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Ellen Robbins, Flower Painter and Perennial Prank Victim

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What was it about Ellen Robbins that inspired people to play practical jokes on her?

She made a good living as a flower painter in the 19th century. Her gorgeous botanical watercolors sold well, in bound books and in frames. She grew up in shabby gentility, helped along by her well-to-do family and friends.

Wildflowers by Ellen Robbins. Chromalithograph. Courtesy Boston Public Library.

Summers she spent in fashionable resorts, winters in her Beacon Street studio. Artists more high spirited than she frequented those places, which may explain why Ellen Robbins was the butt of so many jokes. She was prim, temperate, careful. She preferred nature to the social ramble, and she didn’t like displays of wealth, which she considered vulgar.

Toward the end, though, Ellen Robbins got a good laugh on everyone else.

Ellen Robbins

She was born in 1828 in Watertown, Mass., the youngest of seven children. Her father owned a factory, but his business failed and he died when she was two.

She described herself as a plain, sickly child with a lame foot. She grew up poor, but with prominent neighbors and cousins—Maria White, who married James Russell Lowell, and Supreme Court Justice Benjamin Robbins Curtis were both cousins. Her relatives also included a leading family of Watertown, the Thaxters, through whom she would discover the artists’ colony on the Isles of Shoals.

Autumn Leaves, courtesy Philadelphia Museum of Art

As a child, she loved to paint. As the youngest, her sisters played jokes on her. They told her sugared almonds were spiders, which she believed. When presented with the treat, her sisters held out their hands for her almonds, which she gave them.

She attended the School of Design in Boston on the suggestion of her cousin, William Abijah White, an abolitionist and friend of Frederick Douglass. Then, needing to support her family, she got a series of jobs trying to design prints for textiles., For a time she worked at the Merrimac Printworks in Lowell, Mass., and at the Manchester Printworks in Manchester, N.H.

But she never got the hang of it, so she gave up and went home to Watertown. There she attended Stephen Salisbury Tuckerman‘s School of Design, which taught her what she needed to know about watercolor.

Flower Painter

She excelled at painting watercolors of flowers, and decided to create books of spring flowers as they came. Each book had 20 paintings and sold for $25. Here having wealthy friends and relatives paid off. Cousin Hollis Hunnewell bought one for another cousin, a countess living in Paris. Philanthropist Mary Tileston Hemenway bought another.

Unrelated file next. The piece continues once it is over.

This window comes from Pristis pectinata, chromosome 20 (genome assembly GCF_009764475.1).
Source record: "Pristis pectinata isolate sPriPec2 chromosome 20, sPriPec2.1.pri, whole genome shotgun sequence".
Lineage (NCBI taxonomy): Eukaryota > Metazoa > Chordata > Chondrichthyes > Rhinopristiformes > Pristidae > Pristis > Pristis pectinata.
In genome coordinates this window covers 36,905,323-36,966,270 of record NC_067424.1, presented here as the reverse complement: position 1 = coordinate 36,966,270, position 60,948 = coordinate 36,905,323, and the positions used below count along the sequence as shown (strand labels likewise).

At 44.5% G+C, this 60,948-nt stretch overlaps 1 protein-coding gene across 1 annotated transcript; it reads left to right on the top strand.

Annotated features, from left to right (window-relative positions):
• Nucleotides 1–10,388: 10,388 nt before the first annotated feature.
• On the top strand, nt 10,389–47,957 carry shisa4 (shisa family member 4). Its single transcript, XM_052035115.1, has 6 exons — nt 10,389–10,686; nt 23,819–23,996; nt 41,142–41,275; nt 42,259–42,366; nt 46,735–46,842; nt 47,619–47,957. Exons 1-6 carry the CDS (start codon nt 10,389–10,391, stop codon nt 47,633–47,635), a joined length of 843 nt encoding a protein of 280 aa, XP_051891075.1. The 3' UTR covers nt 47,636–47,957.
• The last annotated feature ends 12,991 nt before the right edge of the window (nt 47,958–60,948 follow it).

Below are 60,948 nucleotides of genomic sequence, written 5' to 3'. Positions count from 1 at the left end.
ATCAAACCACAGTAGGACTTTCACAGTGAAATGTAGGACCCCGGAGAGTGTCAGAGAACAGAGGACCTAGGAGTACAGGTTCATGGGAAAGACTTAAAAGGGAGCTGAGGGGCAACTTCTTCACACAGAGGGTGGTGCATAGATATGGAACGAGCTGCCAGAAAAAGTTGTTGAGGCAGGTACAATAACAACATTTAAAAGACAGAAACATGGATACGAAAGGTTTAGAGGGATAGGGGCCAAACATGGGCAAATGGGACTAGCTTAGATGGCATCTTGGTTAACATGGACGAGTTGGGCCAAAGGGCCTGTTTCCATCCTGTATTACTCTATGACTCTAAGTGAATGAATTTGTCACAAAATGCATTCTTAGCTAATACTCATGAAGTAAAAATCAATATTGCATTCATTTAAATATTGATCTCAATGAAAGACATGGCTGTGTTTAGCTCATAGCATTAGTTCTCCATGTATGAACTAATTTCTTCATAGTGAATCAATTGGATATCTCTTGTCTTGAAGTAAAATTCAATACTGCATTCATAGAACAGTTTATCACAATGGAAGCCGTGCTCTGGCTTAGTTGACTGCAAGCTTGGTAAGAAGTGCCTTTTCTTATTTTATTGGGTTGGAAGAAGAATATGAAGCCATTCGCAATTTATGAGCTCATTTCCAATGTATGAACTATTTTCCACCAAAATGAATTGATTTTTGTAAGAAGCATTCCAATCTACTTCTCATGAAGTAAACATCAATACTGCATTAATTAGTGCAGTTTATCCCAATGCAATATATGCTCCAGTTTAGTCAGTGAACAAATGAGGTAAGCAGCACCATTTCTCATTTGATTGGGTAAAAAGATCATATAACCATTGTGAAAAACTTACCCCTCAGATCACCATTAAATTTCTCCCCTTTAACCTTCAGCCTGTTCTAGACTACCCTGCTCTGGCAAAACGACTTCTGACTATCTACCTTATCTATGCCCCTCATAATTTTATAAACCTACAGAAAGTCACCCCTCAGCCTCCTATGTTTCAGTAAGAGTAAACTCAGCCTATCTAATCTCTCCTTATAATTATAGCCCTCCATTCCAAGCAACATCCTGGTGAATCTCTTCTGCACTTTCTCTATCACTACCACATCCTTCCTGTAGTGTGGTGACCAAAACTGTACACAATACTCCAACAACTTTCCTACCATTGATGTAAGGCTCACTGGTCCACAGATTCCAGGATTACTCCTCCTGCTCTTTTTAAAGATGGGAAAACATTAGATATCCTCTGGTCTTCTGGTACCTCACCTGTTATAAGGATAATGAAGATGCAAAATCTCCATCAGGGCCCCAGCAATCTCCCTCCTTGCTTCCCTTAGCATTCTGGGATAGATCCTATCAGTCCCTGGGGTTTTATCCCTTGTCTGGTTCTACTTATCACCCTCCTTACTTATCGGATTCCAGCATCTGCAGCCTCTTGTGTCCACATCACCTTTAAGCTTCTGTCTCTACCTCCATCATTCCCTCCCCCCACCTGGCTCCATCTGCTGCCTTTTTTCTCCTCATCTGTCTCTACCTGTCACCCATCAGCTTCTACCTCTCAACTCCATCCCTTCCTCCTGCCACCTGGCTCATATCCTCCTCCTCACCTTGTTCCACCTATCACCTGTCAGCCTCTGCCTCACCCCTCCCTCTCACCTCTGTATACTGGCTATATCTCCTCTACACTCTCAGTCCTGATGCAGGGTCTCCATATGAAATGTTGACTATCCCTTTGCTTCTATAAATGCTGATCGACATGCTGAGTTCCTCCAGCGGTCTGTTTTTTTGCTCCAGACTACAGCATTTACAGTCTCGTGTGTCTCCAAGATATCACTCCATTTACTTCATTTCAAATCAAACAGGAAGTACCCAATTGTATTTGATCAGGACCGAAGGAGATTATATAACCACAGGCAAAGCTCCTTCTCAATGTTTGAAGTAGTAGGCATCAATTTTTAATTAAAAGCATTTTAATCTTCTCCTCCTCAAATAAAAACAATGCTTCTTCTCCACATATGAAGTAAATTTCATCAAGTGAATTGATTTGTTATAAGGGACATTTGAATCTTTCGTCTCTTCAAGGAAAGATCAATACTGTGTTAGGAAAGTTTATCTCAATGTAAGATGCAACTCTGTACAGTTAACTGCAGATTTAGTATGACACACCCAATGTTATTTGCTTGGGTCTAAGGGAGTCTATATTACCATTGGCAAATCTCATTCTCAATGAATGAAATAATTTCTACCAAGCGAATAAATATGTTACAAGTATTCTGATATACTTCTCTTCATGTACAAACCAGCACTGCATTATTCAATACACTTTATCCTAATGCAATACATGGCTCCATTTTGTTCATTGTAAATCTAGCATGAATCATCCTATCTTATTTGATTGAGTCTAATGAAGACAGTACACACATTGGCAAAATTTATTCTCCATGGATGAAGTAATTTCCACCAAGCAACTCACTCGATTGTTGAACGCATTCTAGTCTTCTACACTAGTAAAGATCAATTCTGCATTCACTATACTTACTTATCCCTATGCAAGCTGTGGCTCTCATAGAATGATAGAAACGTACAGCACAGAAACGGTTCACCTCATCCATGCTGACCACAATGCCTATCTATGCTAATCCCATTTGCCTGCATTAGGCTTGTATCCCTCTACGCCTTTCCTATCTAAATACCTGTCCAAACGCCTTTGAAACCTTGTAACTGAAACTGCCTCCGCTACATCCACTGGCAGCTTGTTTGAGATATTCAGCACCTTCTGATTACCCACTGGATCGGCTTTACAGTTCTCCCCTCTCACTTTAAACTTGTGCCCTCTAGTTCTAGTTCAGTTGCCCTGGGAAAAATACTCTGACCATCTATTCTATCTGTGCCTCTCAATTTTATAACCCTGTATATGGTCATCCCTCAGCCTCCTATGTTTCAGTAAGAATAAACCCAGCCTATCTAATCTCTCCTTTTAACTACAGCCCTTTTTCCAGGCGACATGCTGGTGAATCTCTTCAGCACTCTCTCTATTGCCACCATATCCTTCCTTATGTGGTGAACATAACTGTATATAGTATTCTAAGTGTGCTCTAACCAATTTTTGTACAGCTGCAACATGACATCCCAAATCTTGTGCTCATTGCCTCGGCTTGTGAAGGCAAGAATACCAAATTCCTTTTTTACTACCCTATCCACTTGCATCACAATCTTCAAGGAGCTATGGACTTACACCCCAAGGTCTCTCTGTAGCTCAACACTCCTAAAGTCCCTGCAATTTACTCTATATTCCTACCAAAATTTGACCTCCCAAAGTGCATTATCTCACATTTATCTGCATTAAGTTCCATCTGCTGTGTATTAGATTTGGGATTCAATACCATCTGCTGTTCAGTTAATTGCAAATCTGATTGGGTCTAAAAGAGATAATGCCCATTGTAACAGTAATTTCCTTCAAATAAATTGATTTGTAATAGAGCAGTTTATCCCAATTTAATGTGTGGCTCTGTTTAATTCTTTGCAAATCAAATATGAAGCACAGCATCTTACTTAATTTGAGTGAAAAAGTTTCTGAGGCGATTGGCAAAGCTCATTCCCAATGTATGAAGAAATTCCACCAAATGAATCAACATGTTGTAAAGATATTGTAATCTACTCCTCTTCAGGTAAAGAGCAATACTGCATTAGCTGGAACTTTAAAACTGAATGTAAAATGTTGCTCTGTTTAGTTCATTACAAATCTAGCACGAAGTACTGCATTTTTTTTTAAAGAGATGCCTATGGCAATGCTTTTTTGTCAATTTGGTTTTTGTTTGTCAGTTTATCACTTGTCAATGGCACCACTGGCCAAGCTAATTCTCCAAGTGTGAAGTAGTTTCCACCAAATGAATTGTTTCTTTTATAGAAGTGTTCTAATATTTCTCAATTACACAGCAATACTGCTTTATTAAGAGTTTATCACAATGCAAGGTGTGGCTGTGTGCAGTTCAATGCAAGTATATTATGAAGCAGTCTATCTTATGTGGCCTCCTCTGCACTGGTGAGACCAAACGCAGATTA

“I now began to feel my good fortune had begun,” she wrote.

Ellen Robbins in her studio, photograph by J. Appleton Brown

She then contributed a watercolor of autumn leaves to an exhibit of amateur paintings. Several people who liked her paintings asked her to give lessons, and so she took a class of seven students. Ellen remembered how Susan Cabot Lowell Sohier brought a melon basket filled with flowers to paint, a Herculean task.

Eventually she began giving private lessons She continued to attract pupils, and after many years she had seven classes a week, at $150 a class. Her students came mostly from Boston’s old moneyed families.

“In my classes, when those came, I lived for two hours each day in the fashionable world; and after hearing of balls and parties, the rest that followed in my simple home was most grateful,” she wrote.

The Cool Kids

In addition to Boston’s elite, Ellen Robbins had entree to an expatriate community of American artists in Rome. One of its members, sculptor Harriet Hosmer, had been a close friend since childhood.

Harriet Hosmer, engraving by Auguste Rodin

Hosmer had a relationship with the leader of that expatriate group, the cross-dressing actress Charlotte Cushman. When Cushman was performing in Boston, she visited Robbins’ studio and gave her tickets to her shows. She also gave her a recipe for shampoo that supposedly thickened hair. But the shampoo had red lavendar as an ingredient. When Ellen used it to wash her mother’s hair, it turned pink.

Charlotte Cushman by William Page, 1853. National Portrait Gallery.